Stephany Abraham

Stephany Abraham (Brownsville Recreation Center)

StephanyMy name is Alison Stephany Abraham and I was born on the island of Grenada. I have three my sons—Kimani, Kitwana, and Greg. I’m the 4th in a line of ten children—five boys and five girls, so I come from a huge family. My mother’s side of the family is CaribIndians, native to the islands; and my paternal grandmother always told us she was from East Africa. She was Mandingo, standing at about 6’ 2”, and her husband was Scottish, so the grand-children ranged in color from very black to almost white with blue-green eyes and straight hair. So I’m kind of in the middle!

I traveled for the first time when I was twenty; I went back to school in Barbados. I did food and beverage management. My grandmother on my father’s side was a fabulous cook, and she cooked in one of the fancy hotels on the island, so I grew up with food in the house. My mother was also an excellent cook and I was the one that was always in the kitchen with both of them. But when I went back home from school, I realized I couldn’t get a job in my field because I found that you do all the work and the people above you got all the money. So I joined the police force back in Grenada. I was a cop for ten years on the island, and out of the ten years I spent 7 ½ years working in Immigration. Eventually I left the police force and joined a cruise ship because I wanted to travel. My mom had the boys, of course, and I sailed around the world for many years with a company called Cunard. I did that for quite a few years until my mom got sick. I went back home because we’d had a deal: she would take care of the boys and I would take care of her. So I left the ship and went back home and took care of her for two years, and was with her when she passed.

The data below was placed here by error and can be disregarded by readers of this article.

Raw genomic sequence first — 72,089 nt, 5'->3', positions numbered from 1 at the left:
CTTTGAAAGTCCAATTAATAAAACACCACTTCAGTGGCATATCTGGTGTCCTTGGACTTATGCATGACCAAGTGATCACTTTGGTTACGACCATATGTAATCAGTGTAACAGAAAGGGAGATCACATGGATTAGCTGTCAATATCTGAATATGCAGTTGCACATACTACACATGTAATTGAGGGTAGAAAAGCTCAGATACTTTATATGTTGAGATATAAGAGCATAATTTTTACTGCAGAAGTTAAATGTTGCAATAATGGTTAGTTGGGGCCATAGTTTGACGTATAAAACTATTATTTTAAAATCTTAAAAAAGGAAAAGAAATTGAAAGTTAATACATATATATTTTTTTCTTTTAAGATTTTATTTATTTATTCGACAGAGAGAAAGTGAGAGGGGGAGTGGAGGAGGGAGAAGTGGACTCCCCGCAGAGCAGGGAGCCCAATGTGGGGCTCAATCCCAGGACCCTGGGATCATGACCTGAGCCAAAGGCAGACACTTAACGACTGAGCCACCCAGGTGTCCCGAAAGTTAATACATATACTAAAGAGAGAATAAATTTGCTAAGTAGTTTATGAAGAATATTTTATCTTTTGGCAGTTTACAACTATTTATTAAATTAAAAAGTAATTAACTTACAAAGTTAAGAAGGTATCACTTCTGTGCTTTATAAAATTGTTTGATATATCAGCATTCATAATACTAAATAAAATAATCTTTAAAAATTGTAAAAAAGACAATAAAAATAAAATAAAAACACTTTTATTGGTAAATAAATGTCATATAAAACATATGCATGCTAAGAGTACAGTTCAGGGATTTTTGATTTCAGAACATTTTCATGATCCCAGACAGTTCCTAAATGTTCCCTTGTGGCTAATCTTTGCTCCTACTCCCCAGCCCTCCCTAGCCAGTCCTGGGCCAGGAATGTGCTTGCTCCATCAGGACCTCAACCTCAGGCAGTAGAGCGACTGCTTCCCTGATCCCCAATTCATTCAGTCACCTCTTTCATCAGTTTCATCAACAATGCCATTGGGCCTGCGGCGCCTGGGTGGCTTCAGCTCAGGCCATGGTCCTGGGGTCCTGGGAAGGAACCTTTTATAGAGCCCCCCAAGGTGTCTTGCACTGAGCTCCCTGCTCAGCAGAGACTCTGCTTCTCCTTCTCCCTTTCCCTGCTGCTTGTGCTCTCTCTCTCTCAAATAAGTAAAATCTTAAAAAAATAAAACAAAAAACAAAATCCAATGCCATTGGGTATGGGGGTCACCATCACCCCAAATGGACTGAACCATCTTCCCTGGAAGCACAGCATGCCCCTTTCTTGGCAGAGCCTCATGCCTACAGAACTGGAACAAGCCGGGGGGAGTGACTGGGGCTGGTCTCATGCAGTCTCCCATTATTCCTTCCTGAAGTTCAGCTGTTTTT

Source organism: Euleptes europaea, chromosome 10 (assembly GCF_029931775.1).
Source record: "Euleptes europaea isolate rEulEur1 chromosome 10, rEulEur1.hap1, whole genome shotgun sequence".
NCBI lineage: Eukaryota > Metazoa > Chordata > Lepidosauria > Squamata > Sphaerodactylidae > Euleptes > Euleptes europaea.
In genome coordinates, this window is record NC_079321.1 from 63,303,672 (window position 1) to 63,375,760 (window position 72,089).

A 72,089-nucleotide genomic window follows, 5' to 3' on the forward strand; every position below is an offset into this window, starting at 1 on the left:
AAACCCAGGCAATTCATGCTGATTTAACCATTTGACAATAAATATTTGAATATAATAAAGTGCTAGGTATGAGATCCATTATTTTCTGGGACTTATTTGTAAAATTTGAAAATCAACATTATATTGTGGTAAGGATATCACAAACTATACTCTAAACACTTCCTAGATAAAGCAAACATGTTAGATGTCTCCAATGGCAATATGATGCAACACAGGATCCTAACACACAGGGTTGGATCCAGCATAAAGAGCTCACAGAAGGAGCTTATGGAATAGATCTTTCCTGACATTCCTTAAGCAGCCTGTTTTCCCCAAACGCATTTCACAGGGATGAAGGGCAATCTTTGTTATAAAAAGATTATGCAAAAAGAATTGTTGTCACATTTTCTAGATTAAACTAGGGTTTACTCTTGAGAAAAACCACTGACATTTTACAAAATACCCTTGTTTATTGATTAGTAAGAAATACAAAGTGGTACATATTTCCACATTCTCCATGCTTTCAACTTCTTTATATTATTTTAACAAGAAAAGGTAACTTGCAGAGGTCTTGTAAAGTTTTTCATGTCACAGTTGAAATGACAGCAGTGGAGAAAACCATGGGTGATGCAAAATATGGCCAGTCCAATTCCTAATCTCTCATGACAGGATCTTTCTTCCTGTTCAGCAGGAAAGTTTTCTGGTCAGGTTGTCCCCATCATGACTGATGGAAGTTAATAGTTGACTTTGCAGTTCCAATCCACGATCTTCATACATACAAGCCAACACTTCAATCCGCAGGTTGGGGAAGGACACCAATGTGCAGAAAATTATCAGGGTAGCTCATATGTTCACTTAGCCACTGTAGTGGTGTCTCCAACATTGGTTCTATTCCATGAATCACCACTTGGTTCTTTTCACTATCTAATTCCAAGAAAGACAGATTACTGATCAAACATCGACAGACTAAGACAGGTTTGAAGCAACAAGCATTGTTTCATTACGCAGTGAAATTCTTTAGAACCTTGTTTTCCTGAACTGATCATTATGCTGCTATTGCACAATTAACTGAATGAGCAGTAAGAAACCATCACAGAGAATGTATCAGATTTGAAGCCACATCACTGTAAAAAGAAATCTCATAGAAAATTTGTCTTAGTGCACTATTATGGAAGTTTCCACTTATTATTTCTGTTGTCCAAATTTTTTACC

After some time I came to the States and found it very different from other places I’d traveled. I came to Brooklyn and it was a real culture shock. I realized that no matter how much education you have back home, when you come here it doesn’t matter. So you have to reinvent yourself. You have to know how to do that. You have to know how to tap into your inner source and how to reach out to people for help. Being a very proud woman it was hard for me to do that. I became a nanny, but found there was absolutely no job security. I thought, you better figure this out and go back to school. So at the age of forty-one I went back to school. I went to THE BEST culinary school in New York, New York Restaurant School. The program was about 2 ½ years, and I missed only one day in that 2 ½ years of school. I came out of there a qualified chef and I aced the course. I have been a private chef for the last ten years. I love being a private chef because I can experiment as much as I want to! And I don’t just specialize in one cuisine. I can cook Asian food, Mexican food, Italian food, French food, Moroccan food—I love Indian food! I can cook South American food, and of course I can mix up Caribbean cuisine like you’ve never had before. When I’m stuck and I can’t figure out what to make for dinner tonight, I go right back to my mother’s or my grandmother’s kitchen, and I pull something from that bag that will wow my clients. So at this point, it’s just about enjoying the rest of my life. I have to say, I am truly blessed.

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Founded by Joseph Papp as the Shakespeare Workshop and now one of the nation’s preeminent cultural institutions, The Public is an American theater in which all of the country’s voices, rhythms, and cultures converge.
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